No child is born with an aversion to sunglasses or walking sticks. No toddler is anything less than fascinated by wheeled vehicles of any kind—including wheelchairs. No child who observes another person using sign language for the first time is inexplicably frightened or compelled to turn away.
These are learned behaviors, not reactions that occur naturally. Along with the more complicated prejudices and aversions we may feel toward persons with visible disabilities, our prejudices, once ingrained, must be unlearned if we are to enjoy the beneﬁts of ordinary, unspoiled, and comfortable relationships with everyone around us. If we are to include persons with disabilities (other than our own—for I believe that I and each of us lives with some quality, often carefully hidden, that renders us different from our neighbors) in our everyday lives and activities, we have to overcome our laziness and unlearn our fear, misunderstanding, ignorance, and just plain stupidity and replace them with directed efforts to include. To accomplish this—if we ever can—requires us first to think about what it’s like to live the life of a disabled person.
Imagine yourself as a deaf person who has successfully completed law school. Are there bar review courses available in sign language? Who or what provides you with the time signals or directions to “open the booklet” or “put down your pencil” at the bar exam? At your ﬁrst bar association meeting or even your swearing-in, is there a sign language interpreter at any single event? Or imagine you’re blind. Are the written materials for the bar exam or CLEs available in braille or via recorded technology? Now, imagine yourself as a wheelchair user. You will ﬁnd that CLEs and other events in a “single” venue are often located on different ﬂoors, even located at different hotels, maybe even a bus trip away (on a bus you can’t access). You can never get anywhere on time, and when you do, there’s no arrangement for wheelchair seating at the CLE. Don’t even dream of accepting an invitation to sit on the dais.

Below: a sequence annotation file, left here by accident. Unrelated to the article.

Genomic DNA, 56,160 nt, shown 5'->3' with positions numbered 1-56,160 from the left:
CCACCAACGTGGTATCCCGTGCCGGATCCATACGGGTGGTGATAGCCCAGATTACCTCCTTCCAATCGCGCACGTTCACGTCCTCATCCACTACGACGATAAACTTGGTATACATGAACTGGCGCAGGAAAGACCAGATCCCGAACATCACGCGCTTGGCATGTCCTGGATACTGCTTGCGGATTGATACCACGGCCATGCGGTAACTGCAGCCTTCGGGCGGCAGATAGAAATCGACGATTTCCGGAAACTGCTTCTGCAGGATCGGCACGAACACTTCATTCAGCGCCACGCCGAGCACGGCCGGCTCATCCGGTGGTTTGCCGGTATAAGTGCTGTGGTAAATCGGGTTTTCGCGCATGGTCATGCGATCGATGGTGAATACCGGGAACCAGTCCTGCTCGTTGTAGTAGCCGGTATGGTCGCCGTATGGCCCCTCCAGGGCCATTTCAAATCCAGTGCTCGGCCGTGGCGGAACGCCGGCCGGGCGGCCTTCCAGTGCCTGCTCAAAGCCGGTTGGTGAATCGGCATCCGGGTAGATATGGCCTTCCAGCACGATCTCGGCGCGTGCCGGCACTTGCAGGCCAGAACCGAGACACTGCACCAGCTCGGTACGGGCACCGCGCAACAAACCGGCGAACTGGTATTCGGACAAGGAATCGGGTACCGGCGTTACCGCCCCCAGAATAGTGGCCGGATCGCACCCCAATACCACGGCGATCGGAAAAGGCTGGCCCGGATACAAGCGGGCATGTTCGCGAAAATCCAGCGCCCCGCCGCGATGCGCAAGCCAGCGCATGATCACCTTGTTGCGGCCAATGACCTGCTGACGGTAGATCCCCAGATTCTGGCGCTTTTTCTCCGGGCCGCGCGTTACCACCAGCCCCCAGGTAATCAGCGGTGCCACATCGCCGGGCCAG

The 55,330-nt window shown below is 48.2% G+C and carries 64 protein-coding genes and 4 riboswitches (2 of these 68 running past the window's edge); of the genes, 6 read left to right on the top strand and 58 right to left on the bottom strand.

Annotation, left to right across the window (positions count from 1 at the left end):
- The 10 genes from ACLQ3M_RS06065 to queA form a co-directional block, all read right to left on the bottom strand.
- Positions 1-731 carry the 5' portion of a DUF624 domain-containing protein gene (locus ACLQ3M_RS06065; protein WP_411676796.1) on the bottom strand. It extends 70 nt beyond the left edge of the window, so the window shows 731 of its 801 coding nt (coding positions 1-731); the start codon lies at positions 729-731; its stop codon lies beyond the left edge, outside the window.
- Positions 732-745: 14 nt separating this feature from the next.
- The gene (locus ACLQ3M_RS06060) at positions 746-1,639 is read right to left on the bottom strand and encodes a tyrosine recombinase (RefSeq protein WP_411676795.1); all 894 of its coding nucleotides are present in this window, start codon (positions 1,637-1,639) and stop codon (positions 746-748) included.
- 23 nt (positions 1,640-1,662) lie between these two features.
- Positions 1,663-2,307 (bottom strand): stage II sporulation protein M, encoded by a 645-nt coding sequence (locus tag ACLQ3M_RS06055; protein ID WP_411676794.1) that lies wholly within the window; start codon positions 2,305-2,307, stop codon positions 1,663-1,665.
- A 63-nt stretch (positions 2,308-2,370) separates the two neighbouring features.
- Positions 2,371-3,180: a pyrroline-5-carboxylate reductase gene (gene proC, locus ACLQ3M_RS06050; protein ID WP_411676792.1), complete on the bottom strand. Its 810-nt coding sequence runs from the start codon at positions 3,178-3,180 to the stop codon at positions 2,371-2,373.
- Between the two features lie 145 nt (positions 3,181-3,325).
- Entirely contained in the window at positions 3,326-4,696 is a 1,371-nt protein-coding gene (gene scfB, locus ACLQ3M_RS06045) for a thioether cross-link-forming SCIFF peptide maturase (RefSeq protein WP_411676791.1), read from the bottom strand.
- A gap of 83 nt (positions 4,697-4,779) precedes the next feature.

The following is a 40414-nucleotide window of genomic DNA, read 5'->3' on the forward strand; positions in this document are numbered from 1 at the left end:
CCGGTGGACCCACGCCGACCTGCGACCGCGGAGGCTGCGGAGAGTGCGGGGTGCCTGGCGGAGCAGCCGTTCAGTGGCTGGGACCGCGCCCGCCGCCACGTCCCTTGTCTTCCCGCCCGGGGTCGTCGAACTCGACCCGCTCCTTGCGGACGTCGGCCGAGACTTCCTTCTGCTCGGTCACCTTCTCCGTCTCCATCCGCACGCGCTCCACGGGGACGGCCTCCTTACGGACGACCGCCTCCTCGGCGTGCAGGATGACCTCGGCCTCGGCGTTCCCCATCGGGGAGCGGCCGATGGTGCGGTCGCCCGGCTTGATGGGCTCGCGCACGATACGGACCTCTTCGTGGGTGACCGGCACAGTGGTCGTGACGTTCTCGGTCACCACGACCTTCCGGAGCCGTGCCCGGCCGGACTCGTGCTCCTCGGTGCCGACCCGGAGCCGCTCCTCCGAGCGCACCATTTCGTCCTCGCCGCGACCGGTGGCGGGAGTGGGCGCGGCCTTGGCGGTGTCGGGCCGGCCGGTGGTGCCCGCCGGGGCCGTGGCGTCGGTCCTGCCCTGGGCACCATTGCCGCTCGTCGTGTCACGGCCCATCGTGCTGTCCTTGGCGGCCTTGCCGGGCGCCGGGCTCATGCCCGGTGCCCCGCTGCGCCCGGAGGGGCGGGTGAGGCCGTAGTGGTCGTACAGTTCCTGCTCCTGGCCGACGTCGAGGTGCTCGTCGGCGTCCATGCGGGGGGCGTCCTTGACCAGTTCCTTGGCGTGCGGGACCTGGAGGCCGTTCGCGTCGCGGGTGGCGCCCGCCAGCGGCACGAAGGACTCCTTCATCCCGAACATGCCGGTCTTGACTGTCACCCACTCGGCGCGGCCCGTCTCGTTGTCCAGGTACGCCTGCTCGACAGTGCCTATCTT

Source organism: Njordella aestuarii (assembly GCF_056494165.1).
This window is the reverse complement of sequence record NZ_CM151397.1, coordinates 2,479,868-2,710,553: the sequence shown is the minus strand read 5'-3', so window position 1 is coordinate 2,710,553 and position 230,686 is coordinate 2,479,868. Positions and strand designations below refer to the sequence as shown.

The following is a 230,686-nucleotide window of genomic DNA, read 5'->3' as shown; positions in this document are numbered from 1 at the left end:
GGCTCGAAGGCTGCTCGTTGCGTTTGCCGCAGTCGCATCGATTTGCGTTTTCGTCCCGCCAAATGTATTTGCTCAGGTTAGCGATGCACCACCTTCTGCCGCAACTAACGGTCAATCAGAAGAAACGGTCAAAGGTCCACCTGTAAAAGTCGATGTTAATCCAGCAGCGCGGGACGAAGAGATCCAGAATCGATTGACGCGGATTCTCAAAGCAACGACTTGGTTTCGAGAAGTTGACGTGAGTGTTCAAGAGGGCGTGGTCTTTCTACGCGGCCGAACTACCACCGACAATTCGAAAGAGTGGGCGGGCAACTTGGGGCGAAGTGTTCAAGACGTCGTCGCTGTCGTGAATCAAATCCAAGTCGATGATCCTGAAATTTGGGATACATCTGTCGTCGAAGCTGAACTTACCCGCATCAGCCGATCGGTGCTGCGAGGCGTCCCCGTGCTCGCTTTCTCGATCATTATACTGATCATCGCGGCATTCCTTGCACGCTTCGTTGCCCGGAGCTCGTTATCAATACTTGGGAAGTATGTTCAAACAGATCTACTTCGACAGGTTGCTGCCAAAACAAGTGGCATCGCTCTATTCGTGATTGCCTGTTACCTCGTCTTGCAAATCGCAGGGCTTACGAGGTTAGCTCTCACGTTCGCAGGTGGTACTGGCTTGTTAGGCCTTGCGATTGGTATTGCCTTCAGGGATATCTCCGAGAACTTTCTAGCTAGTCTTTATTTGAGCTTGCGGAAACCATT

When you ﬁnally arrive at a new venue, you may very well ﬁnd that the only accessible entrance is not where you’ve been deposited by the bus (that you couldn’t ride or that took 15 minutes to board, making you feel like you are in everybody’s way) but rather is around the block. Networking receptions may be scheduled in beautiful but un-retroﬁtted buildings, and you can’t even get in. If you do, the event—the bar, the food, the seating, the layout—is set up with fashionable but entirely useless (to you) bar-height tables and lovely counter-height chairs. You never see a speaker who addresses the audience from the ﬂoor. Instead, you are treated to a lovely view of a multitude of backsides. The bathroom facilities are up three steps, and you can’t even get inside.
Upstairs, in your hotel room, you note that the brilliant designers have included a luxurious roll-in shower—inside a bathroom that your wheelchair cannot access because the door is too narrow. And where shall you sit when you take your inaccessible shower? There is no shower chair. Do hotel room designers think you shower while sitting in your own wheelchair and then redirect your water-soaked chariot to dinner? Oh, and after that shower—why are the towels in every hotel room in America placed at a height where only a person over ﬁve feet tall can reach them? A sitting person must air dry.
An Education in Inclusion